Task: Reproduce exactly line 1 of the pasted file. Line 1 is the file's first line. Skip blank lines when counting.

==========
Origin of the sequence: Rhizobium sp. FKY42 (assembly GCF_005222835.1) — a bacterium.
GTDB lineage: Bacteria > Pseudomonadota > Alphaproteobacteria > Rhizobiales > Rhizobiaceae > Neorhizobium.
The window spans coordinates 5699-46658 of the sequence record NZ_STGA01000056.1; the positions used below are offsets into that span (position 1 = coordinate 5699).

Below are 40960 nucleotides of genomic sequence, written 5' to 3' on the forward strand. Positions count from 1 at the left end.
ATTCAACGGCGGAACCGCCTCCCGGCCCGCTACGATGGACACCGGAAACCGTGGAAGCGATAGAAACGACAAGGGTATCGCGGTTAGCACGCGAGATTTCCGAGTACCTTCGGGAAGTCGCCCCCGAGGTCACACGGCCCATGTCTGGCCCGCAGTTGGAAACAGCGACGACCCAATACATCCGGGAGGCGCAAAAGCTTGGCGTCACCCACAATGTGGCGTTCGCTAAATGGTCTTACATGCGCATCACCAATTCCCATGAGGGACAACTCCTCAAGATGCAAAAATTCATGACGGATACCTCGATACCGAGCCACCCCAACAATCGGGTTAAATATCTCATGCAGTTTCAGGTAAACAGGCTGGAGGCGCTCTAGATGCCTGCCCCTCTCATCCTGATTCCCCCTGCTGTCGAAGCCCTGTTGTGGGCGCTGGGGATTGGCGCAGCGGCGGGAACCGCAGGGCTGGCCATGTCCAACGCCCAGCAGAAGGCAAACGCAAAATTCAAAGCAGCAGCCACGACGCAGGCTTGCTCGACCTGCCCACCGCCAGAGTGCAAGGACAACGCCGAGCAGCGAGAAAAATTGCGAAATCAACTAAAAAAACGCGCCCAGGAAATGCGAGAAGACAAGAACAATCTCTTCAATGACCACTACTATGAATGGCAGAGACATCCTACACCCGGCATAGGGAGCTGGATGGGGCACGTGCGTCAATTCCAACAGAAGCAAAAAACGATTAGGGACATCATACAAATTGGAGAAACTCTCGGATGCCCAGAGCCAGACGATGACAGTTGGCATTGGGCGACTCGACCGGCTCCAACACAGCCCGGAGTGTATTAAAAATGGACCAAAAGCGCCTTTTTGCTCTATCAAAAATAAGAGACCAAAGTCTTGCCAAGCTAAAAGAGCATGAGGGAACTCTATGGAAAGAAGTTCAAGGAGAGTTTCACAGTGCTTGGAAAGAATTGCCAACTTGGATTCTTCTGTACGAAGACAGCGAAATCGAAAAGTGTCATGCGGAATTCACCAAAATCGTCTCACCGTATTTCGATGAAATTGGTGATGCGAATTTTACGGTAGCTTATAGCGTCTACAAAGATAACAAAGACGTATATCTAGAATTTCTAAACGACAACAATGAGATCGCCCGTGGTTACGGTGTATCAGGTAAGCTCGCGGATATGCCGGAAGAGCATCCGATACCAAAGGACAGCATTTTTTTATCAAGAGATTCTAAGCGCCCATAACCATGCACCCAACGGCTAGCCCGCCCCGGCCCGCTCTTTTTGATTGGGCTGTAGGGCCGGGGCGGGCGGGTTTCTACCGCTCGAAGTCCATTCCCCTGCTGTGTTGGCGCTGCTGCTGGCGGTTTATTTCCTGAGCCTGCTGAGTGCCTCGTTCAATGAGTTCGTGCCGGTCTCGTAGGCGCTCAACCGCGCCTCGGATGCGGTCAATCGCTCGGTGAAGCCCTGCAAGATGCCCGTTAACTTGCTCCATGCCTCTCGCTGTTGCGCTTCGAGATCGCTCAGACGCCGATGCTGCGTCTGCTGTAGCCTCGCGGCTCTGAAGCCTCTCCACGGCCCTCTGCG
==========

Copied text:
Origin of the sequence: Rhizobium sp. FKY42 (assembly GCF_005222835.1) — a bacterium.